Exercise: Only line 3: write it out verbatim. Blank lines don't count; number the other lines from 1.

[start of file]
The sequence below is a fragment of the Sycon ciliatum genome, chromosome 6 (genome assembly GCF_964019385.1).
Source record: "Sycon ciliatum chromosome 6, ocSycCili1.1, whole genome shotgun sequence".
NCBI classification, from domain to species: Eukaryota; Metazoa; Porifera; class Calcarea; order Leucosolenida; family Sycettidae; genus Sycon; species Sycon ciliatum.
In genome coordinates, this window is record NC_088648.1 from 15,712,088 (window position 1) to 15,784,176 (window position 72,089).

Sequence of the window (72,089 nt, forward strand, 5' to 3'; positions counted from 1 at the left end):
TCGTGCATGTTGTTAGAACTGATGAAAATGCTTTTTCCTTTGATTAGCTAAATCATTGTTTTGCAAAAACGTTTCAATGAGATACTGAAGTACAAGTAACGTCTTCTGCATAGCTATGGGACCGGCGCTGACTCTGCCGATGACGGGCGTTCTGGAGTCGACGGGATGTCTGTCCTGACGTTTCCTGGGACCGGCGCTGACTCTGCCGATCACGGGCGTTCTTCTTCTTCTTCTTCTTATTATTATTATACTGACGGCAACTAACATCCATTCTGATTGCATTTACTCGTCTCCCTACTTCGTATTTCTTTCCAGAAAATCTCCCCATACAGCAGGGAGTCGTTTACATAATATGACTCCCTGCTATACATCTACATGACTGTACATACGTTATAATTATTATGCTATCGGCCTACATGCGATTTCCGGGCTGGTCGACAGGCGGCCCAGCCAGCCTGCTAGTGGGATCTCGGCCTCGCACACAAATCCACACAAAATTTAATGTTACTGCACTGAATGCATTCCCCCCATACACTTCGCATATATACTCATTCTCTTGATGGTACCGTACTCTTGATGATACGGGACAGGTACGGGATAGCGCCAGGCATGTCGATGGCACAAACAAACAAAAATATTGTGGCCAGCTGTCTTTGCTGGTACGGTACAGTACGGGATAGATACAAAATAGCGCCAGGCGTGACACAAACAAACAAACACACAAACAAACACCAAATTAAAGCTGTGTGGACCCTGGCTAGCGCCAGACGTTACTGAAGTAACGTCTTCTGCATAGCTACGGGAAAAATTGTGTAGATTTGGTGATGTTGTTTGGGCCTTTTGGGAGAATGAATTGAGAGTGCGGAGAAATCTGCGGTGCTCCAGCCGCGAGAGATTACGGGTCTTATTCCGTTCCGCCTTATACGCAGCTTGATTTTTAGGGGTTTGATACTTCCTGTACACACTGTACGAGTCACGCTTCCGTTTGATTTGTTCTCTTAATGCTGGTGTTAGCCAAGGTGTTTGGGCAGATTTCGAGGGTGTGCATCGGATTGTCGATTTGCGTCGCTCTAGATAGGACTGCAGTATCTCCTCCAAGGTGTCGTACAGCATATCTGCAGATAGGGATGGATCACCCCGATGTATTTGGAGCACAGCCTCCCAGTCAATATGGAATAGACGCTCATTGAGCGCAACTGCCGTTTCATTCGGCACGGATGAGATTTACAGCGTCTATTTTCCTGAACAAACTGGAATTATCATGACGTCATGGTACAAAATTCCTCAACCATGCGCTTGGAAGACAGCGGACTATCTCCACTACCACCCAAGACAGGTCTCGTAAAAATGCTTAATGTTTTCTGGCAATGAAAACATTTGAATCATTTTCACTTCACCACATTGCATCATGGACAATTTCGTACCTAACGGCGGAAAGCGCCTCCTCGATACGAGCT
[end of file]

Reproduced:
NCBI classification, from domain to species: Eukaryota; Metazoa; Porifera; class Calcarea; order Leucosolenida; family Sycettidae; genus Sycon; species Sycon ciliatum.